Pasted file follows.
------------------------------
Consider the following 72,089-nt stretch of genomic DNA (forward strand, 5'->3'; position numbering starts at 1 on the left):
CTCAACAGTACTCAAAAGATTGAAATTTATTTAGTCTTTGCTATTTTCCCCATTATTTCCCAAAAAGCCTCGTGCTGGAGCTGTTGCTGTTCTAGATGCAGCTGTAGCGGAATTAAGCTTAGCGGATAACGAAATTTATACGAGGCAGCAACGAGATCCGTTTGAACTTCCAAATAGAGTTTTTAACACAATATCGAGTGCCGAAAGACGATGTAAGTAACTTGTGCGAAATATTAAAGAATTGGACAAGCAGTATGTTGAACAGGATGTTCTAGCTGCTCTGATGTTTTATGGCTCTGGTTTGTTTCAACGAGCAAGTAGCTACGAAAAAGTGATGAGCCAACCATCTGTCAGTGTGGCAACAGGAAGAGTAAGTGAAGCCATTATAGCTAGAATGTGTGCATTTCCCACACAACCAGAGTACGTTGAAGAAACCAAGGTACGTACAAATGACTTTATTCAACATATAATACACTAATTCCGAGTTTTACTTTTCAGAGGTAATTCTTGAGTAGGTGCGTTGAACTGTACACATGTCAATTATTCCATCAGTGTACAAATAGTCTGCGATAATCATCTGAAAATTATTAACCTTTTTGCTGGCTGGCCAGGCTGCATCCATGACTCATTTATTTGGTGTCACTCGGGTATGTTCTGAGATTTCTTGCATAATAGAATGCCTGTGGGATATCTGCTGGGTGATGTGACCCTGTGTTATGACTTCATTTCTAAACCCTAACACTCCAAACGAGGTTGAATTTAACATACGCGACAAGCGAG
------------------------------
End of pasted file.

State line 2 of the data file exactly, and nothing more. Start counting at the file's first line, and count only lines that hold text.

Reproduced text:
CTCAACAGTACTCAAAAGATTGAAATTTATTTAGTCTTTGCTATTTTCCCCATTATTTCCCAAAAAGCCTCGTGCTGGAGCTGTTGCTGTTCTAGATGCAGCTGTAGCGGAATTAAGCTTAGCGGATAACGAAATTTATACGAGGCAGCAACGAGATCCGTTTGAACTTCCAAATAGAGTTTTTAACACAATATCGAGTGCCGAAAGACGATGTAAGTAACTTGTGCGAAATATTAAAGAATTGGACAAGCAGTATGTTGAACAGGATGTTCTAGCTGCTCTGATGTTTTATGGCTCTGGTTTGTTTCAACGAGCAAGTAGCTACGAAAAAGTGATGAGCCAACCATCTGTCAGTGTGGCAACAGGAAGAGTAAGTGAAGCCATTATAGCTAGAATGTGTGCATTTCCCACACAACCAGAGTACGTTGAAGAAACCAAGGTACGTACAAATGACTTTATTCAACATATAATACACTAATTCCGAGTTTTACTTTTCAGAGGTAATTCTTGAGTAGGTGCGTTGAACTGTACACATGTCAATTATTCCATCAGTGTACAAATAGTCTGCGATAATCATCTGAAAATTATTAACCTTTTTGCTGGCTGGCCAGGCTGCATCCATGACTCATTTATTTGGTGTCACTCGGGTATGTTCTGAGATTTCTTGCATAATAGAATGCCTGTGGGATATCTGCTGGGTGATGTGACCCTGTGTTATGACTTCATTTCTAAACCCTAACACTCCAAACGAGGTTGAATTTAACATACGCGACAAGCGAG